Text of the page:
"Enterprise", so my dictionary tells me, began life with political and pejorative leanings. The word seems to have sobered up when it entered commercial life, but its essence did not change. An enterprise involves risk.
Encouraging enterprise means improving the risk-taker's chance of success. Companies in which the key people are outward-looking, focused on markets, customers and pricing, succeed more than those in which they are inward-looking, focused on process, technology and costs. And that's a message to those who set the climate for enterprise as well as those who seek to survive in it.
So what's the lesson for government? One, make sure that regulation is market-focused. Much is in fact anti-competitive. (If you find incumbents in enthusiastic support of government intervention, beware barriers to entry.) This government has decided to review the impact on competition of all proposed regulation. Excellent. But ministers keep forgetting lesson two: even if regulation looks market-focused, complexity defeats the purpose.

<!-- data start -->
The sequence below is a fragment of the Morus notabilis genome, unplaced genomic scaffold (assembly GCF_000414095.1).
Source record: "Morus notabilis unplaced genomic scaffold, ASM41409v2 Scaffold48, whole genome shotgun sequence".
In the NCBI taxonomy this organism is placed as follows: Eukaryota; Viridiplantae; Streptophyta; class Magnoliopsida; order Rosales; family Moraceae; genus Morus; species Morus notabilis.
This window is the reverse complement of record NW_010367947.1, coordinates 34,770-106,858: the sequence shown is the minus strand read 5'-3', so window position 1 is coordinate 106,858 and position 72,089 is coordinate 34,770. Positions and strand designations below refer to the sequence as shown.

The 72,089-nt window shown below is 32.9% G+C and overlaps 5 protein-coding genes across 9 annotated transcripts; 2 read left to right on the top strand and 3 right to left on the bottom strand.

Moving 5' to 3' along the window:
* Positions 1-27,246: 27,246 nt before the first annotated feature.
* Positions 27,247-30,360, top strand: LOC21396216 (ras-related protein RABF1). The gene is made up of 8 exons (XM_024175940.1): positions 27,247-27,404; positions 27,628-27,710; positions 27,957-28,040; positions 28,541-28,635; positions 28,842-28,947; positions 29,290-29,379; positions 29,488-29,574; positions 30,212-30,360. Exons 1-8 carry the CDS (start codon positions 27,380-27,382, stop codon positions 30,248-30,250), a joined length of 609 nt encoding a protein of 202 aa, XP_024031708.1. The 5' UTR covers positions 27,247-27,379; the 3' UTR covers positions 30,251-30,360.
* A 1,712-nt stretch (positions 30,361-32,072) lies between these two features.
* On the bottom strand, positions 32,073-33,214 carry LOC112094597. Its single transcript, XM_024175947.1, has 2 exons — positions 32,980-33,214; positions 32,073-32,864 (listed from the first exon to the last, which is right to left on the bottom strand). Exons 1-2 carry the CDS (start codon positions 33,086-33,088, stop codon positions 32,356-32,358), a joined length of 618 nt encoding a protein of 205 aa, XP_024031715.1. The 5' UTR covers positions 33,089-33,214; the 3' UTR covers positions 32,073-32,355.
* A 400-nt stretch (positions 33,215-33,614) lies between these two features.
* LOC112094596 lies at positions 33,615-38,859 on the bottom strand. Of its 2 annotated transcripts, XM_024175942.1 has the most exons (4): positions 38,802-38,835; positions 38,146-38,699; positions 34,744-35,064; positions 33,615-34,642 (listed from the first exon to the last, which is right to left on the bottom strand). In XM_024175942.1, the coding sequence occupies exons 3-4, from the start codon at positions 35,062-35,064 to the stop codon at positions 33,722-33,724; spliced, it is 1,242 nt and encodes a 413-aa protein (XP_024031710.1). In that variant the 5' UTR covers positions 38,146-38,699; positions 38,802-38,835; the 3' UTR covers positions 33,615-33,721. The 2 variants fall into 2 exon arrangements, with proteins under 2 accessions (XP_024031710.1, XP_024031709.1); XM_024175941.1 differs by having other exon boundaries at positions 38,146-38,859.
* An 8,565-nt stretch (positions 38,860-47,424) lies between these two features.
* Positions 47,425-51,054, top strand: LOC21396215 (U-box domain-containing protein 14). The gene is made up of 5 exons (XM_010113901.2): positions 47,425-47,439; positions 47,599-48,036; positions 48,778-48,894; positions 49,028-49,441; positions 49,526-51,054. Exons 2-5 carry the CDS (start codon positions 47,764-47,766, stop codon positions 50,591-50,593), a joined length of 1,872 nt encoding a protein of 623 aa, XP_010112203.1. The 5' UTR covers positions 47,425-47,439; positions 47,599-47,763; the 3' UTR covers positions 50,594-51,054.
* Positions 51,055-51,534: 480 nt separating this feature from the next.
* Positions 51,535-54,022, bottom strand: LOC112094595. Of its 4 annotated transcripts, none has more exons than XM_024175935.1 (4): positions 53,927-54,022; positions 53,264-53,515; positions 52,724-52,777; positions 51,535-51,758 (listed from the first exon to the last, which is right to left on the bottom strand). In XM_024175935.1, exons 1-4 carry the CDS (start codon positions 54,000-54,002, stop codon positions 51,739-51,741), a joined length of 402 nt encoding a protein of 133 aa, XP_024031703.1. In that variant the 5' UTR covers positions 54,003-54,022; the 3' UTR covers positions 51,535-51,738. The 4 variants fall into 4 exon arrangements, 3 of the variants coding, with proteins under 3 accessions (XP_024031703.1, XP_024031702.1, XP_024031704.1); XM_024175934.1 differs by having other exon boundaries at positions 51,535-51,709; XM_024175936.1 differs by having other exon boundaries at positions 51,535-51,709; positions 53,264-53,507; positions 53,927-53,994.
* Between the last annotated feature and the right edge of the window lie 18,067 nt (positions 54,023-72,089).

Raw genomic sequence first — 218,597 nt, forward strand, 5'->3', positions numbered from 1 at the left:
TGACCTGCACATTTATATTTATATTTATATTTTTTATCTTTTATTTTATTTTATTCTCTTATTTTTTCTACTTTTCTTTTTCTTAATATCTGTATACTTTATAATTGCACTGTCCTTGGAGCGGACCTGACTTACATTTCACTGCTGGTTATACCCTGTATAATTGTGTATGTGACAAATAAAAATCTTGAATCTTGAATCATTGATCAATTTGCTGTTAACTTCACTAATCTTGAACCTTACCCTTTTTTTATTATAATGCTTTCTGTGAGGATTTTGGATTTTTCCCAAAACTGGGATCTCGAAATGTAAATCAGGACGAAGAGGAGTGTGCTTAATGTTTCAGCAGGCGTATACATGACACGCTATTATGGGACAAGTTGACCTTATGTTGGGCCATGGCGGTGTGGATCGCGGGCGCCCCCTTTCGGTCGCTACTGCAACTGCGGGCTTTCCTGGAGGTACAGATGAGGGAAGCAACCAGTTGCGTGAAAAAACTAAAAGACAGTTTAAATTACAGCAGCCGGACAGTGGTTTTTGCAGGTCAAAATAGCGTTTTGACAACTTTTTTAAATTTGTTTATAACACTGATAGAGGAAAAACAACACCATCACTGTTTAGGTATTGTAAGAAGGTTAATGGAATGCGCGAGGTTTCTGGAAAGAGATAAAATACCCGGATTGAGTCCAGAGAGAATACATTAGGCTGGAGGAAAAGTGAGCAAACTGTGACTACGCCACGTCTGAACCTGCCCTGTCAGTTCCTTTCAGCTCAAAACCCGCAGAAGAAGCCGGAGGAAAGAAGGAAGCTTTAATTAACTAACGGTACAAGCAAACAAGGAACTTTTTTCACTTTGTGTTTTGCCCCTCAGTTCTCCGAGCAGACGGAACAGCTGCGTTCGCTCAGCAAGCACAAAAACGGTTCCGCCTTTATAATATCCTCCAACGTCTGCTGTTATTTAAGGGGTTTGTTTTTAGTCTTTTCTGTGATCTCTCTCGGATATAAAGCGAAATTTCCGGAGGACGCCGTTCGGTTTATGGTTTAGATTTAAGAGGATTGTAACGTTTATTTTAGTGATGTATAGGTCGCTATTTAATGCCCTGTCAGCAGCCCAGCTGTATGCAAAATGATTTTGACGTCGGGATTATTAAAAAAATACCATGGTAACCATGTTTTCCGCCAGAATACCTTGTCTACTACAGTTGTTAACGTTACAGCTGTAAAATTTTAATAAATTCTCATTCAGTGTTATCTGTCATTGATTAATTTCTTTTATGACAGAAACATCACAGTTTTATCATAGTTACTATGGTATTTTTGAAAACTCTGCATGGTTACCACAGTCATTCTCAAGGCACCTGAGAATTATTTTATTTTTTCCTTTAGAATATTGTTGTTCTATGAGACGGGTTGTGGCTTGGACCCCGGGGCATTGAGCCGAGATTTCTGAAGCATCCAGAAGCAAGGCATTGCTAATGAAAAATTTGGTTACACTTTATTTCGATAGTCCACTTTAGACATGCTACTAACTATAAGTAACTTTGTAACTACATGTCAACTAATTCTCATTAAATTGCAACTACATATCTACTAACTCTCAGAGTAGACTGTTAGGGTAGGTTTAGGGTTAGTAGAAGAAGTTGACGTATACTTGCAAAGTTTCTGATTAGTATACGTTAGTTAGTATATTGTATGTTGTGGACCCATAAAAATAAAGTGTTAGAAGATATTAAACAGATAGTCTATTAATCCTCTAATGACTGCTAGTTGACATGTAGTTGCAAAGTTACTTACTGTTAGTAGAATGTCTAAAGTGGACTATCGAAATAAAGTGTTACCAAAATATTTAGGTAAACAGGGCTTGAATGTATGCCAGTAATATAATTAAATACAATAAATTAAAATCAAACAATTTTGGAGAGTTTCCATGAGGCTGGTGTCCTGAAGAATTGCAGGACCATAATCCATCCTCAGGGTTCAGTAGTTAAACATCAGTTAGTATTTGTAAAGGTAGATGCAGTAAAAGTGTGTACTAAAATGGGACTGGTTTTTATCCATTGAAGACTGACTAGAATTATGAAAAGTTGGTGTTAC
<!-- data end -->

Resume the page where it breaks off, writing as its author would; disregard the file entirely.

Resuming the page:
The complexity of Budget measures blunts incentives. The complexity of national regimes for venture capital limits entrepreneurial ambition in our supposedly single European market. Utility regulation is riddled with examples of the unanticipated side-effects of complexity.
So a good question to ask, at all stages from design to implementation, is: will this regulation encourage executives to spend more time in the market-place, or on internal processes, controls, form-filling and "gaming" the regulator? Of course companies need strong internal disciplines, but let's remember: entrepreneurial success goes not to navel-gazers but to market navigators.Reuse content